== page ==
On Monday, Apple announced the date of its fiscal first fiscal-quarter earnings date: Monday, January 27. Guiding for record revenue for the quarter ending at the close of the calendar year, Apple earnings show will be closely scrutinized by the Street. Though many metrics that Apple reports will be important, here are the two most essential metrics that will give investors a solid pulse on where Apple is headed: iPhone sales and gross profit margin.
1. iPhone sales
Though Apple's iPad business has quickly become important to its business results since the first iPad was launched in 2010, the segment still pales in comparison to the iPhone. In Apple's fourth quarter, the iPad (Apple's second-largest product segment) accounted for just 16.5% of Apple's business. Comparatively, the iPhone accounted for 52% of revenue.
But Apple's revenue breakdown doesn't even do enough justice to the iPhone's impact on its business. Asymco's Horace Dediu estimated in July that the iPhone segment has a gross profit margin of approximately 46%. That's significantly higher than Apple's overall gross profit margin of about 37.5%. As the company's most profitable business segment, iPhone unit sales have an outsized positive impact on Apple's bottom line.
So how many iPhones can we expect Apple to sell? In the year-ago quarter, Apple sold a whopping 47.8 million iPhones. Considering that Apple expects revenue during the quarter to increase only about 3.6% (using median number on Q1 revenue guidance), Apple is likely only expecting a marginal boost to iPhone sales, if any; management may have attributed the bullish estimate for a record revenue quarter to iPad sales. After all, Apple CEO Tim Cook said during the Q4 earnings call that he expected it to be an "iPad Christmas."
2. Gross profit margin
Apple's gross profit margin has been a hot topic over the past two years as investors have watched it fall significantly from record highs.
The culprit behind Apple's declining gross margin has been attributed to a large number of new products, an aggressively priced iPad Mini, and the iPhone 5's higher cost than the iPhone 4s. While Apple has said that it expects its cost curve to improve over time, a shift in iPad sales composition that relies heavily on the iPad Mini looks like it will have lasting effects on Apple's gross profit margin. And an October-released iPad Mini that finally boasts a Retina Display shouldn't help.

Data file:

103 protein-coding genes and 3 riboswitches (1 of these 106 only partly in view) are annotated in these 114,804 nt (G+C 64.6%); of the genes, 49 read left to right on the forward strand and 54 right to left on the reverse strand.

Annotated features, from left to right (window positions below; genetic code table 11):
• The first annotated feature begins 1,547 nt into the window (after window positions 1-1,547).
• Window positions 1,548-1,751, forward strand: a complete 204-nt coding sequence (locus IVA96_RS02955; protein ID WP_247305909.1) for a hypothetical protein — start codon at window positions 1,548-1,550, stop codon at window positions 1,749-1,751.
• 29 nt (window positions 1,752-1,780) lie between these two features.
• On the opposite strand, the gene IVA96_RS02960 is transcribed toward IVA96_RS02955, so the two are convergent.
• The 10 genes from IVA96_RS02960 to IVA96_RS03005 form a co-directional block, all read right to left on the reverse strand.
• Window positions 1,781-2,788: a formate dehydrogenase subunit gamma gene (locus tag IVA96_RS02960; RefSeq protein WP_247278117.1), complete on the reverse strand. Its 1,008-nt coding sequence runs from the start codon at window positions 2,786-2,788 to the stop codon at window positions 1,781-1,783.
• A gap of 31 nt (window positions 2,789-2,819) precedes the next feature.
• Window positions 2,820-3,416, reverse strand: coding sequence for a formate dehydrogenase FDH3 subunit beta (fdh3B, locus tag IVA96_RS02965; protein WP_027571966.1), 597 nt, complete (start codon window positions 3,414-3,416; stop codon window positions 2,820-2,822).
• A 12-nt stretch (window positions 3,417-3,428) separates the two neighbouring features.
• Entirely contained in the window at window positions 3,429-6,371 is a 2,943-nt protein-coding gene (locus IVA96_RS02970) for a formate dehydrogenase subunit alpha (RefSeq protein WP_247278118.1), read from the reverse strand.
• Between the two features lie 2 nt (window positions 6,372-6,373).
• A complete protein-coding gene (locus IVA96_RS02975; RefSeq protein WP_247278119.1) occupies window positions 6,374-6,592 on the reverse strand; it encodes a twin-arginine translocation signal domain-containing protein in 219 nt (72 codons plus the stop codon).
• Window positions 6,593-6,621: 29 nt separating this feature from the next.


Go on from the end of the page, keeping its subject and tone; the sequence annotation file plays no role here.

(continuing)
So investors certainly shouldn't expect Apple's gross profit margins to rebound to their peak levels, but they do look like they are stabilizing. Even more, they could begin inching upwards -- albeit very slowly.
Apple guided for a gross profit margin between 37.5% and 38.5% in Q1. The median for this guidance would come just 60 basis points lower than last year's 38.6%. That's a big year-over-year improvement compared to the fourth quarter's decline of 300 basis points.
Considering the importance of Apple's gross profit margin in helping the company return to EPS growth, a gross profit margin below the median estimate would be disappointing.
Back to growth
Combining Apple's conservative valuation with its aggressive share repurchase program, it simply needs to grow the bottom line in line with inflation over the long haul to reward investors. That's why Apple's most crucial segment to bottom-line results along with the all important gross profit margin are such important indicators of Apple's potential -- Apple needs to return to bottom-line growth.
Though these two metrics are obviously important, it's also critical investors don't get too caught up in one quarter's results. Take the results with a grain of salt and simply consider it a pulse check on your long-term investment thesis for the stock.
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The article Getting Prepped for Apple's Q1 Earnings originally appeared on Fool.com.Fool contributor Daniel Sparks owns shares of Apple. The Motley Fool recommends and owns shares of Apple. Try any of our Foolish newsletter services free for 30 days. We Fools may not all hold the same opinions, but we all believe that considering a diverse range of insights makes us better investors. The Motley Fool has a disclosure policy.
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